We also find out fairly quickly that Fillory doesn’t really have the magic that they’re looking for either, they were hoping it would be the answer to perfect magic and, unfortunately, it has some issues with it’s magic.
JASON: Well, and that’s because of the Beast (Charles Mesure). He is kind of draining the magic on Fillory, which turns out is the source of magic everywhere. So if magic died from Fillory, it dies on Earth and it dies everywhere. It’s like, what does that mean? Like, are airplanes magic? Boeing, is he a wizard? We talk about all these famous inventors who were actually using magic to further humanity along. So if magic disappears, are airplanes just going to start dropping out of the sky? Like what’s going to happen? All these that things we kind of take for granted that we, as Muggles, have no idea what’s holding all of it together. So there’s real consequence there.
When you were preparing for the role, did you study sign language or play musical instruments to get some idea of how to do the hand gestures?
JASON: We weren’t sure what it was going to be. Lev Grossman describes the magic being done by intricate finger positions. For the characters in the book series, the learning of that was like learning to play the piano. At first, you can’t reach that key, but it’s about stretching and the constant practice. So eventually people just have crazy weird hands, and you’d be able to walk down the street and you’d know a magician because you could see his hands. They’re just strong and dexterous. So we didn’t know in shooting the pilot, as the actors, we really didn’t have an idea of how that was going to be represented, and it just turned out that there was this really kind of exciting break dance hitting around the same time, called finger tutting, which is like break-dancing with your fingers. Tutting. So we took that idea and took the lyricism out of it, and made it a little bit more practical. So that’s where the tutting came from. We have a choreographer, who is a break dancer, who choreographs all these intricate movements, and then puts them online, and we watch videos and practice them, and then he’ll come to set, and he’ll in tailor it slightly to what we’re good at. And we all have different fingers: I have these big sausage fingers, so they don’t do the things that I often hope they would. So the camera is there to help. So much of the magic on this show, as opposed to being about how it’s done, it’s about it’s intention. So it’s easier to get away with not being the best tutter.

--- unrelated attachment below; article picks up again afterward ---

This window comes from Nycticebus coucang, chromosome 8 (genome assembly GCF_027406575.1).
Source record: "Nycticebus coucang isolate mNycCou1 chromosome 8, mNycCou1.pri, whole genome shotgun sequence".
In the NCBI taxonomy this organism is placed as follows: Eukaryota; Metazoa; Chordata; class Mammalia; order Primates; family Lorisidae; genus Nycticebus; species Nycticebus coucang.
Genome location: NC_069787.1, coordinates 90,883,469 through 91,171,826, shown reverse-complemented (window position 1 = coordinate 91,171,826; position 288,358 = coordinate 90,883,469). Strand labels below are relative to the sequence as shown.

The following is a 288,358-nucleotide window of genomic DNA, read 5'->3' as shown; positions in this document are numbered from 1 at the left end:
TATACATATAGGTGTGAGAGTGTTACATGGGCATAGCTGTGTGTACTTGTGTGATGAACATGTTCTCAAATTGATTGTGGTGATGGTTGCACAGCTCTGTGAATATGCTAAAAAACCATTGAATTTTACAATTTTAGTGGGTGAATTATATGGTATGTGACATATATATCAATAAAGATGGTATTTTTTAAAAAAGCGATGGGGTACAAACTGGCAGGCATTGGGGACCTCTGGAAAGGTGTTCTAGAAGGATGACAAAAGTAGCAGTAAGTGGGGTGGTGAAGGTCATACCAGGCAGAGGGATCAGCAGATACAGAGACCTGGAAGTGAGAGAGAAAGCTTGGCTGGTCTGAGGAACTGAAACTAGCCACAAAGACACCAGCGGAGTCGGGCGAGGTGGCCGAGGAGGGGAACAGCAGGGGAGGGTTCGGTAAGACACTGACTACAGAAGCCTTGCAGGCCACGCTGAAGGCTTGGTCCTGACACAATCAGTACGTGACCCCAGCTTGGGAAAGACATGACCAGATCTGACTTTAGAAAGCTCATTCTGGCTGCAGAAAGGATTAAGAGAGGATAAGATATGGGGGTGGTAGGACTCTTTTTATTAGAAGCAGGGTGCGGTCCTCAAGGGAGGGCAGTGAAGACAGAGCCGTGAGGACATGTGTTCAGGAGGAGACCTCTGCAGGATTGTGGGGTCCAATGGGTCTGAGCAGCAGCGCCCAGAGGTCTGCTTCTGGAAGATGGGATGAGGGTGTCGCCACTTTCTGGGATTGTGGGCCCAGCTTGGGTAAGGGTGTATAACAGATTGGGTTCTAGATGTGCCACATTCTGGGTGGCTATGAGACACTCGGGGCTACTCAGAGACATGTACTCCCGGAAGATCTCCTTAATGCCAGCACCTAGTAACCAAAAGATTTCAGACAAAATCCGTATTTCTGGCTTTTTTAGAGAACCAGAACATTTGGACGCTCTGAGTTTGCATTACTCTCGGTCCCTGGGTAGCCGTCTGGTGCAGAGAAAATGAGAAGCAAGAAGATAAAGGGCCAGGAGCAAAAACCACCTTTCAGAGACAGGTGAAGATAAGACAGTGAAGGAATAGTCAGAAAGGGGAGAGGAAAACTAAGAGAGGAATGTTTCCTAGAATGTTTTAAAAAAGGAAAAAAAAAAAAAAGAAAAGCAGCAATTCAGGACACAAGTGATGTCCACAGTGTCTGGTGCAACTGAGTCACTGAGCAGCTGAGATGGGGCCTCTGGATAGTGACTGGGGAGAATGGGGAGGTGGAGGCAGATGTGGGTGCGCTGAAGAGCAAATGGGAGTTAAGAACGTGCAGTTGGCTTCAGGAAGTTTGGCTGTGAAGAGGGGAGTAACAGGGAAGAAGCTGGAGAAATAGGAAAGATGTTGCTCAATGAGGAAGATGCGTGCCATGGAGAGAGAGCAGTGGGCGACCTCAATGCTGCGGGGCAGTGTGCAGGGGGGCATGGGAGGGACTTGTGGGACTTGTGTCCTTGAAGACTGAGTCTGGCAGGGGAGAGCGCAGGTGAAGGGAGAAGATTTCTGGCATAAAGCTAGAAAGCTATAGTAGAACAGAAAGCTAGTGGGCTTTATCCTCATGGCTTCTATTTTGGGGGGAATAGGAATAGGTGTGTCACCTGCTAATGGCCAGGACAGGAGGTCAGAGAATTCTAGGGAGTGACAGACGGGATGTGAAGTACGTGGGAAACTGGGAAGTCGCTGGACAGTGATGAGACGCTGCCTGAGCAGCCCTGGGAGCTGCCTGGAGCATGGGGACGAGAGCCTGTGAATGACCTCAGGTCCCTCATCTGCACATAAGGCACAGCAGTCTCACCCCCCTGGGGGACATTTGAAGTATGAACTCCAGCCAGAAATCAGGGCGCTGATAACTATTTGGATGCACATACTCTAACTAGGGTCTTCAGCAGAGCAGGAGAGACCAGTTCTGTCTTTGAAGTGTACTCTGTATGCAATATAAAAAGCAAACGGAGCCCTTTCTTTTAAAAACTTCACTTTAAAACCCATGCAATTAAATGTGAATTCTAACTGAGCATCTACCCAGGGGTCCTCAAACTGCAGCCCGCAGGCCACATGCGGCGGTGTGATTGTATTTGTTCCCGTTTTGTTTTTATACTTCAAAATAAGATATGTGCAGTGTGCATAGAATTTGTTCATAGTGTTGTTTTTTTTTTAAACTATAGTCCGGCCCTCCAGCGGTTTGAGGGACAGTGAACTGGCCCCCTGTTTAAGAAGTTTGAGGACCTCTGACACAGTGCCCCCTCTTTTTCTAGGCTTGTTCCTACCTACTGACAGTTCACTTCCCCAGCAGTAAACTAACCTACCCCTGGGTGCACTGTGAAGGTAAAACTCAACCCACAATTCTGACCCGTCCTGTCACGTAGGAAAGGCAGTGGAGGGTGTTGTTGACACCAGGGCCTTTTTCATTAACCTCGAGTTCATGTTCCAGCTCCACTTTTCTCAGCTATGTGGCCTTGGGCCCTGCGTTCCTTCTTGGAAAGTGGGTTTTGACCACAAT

Can you talk a little bit about the Quentin and Alice (Olivia Taylor Dudley) relationship? It went though a lot of roller coaster motions in the first season, and it looks like they’re not quite back in a position where they’re together again in the second season. Where’s that relationship going?